relatively clear in the October 11, 2012 e-mail that the purpose of any future
settlement agreement would be merely to formalize what had been “previously
discussed.” A fair reading of the e-mail fails to suggest any desire of the parties to
risk all the fruits of negotiations theretofore on the contingency of each other’s
second thoughts or the success of further negotiations. Thus, just as in Forte Sports,
the e-mail “cannot be reasonably interpreted to mean that a signed writing
incorporating its terms was a condition precedent.” Id. at 650. See also Wineburgh
v. Wineburgh, 2002 Pa. Super. 415, 816 A.2d 1105, 1109 (2002) (“[W]hile the
parties to a contract need not utilize any particular words to create a condition
precedent, an act or event designated in a contract will not be construed as
constituting one unless that clearly appears to have been the parties’ intention.”)
(quoting Davis v. Gov’t Emp. Ins. Co., 2001 Pa. Super. 140, 775 A.2d 871, 874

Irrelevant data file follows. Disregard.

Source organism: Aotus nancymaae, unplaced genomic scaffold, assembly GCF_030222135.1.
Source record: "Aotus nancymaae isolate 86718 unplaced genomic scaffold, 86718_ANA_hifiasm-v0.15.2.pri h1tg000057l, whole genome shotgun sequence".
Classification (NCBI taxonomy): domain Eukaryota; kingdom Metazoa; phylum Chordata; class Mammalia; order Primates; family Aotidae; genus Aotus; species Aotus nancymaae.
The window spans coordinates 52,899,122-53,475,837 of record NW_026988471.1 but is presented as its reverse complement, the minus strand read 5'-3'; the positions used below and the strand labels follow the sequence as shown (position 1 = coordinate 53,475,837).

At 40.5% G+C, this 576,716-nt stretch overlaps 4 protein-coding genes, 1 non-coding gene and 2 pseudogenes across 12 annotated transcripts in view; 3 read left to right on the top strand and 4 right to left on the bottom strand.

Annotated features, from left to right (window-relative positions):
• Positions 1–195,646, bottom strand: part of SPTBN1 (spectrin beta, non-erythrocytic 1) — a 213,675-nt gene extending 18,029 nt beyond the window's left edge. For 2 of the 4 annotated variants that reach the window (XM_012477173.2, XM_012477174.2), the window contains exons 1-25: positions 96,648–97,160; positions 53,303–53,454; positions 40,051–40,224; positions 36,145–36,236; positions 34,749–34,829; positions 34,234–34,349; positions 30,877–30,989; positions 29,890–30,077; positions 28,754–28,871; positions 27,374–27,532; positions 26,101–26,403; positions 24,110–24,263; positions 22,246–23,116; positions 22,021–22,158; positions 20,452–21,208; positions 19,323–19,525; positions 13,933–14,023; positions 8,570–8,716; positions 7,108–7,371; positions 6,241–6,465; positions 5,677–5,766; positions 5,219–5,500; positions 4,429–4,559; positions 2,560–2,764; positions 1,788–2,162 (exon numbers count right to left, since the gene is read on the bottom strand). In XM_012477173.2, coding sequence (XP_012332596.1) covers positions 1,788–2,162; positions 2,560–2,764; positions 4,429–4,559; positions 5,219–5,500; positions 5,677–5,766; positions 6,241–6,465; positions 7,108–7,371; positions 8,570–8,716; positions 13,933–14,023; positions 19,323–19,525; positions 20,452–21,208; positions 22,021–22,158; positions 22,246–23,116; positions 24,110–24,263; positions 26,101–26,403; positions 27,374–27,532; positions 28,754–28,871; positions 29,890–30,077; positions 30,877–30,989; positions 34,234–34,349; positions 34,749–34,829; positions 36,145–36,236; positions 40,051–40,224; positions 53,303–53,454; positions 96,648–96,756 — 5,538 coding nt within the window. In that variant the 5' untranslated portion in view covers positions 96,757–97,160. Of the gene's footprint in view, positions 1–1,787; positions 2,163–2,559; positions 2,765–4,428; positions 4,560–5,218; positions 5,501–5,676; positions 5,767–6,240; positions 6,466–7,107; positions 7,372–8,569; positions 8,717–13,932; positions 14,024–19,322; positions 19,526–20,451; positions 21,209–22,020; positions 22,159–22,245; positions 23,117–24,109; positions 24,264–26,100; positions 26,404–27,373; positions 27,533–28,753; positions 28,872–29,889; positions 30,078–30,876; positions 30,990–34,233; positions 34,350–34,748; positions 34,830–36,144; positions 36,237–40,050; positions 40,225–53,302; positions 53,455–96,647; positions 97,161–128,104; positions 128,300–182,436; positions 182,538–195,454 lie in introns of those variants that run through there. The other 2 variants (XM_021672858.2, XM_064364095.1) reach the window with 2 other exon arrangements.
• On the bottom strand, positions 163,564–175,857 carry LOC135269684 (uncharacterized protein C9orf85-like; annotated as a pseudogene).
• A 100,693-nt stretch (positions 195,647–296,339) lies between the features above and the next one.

For the foregoing reasons, defendant PPL Corporation’s motion to enforce
settlement (Dec. 28, 2012, ECF No. 85) is granted.
BY THE COURT:
s/ Matthew W. Brann
Matthew W. Brann
United States District Judge
There is a consequential distinction between the circumstances in Mizutania
v. Happy Huckster, Corp., 847 F. Supp. 2d 702 (E.D. Pa. 2012), and those here.
There, counsel for the defense “insisted” that, before defense counsel would remit
$7,000 in settlement, the plaintiff had to sign the release he (defense counsel) had
already drafted and sent to plaintiff’s counsel. The release he had sent to plaintiffs
counsel, moreover, provided for a 21-day signing period and a 7-day revocation
period. Here, on the other hand, nothing in the October 11, 2012 e-mail indicates
that PPL was extra-sensitive to the particular form of general release and
settlement agreement Mr. Pisarz would sign, or that PPL intended to give Pisarz a
signing and revocation period. PPL merely undertook to prepare formal
documentation (which ultimately did include a signing and revocation period).
There is nothing in the parties’s October 11, 2012 e-mail exchange to suggest that
the parties’s obligations were conditioned upon the prior execution of a general
release and settlement agreement.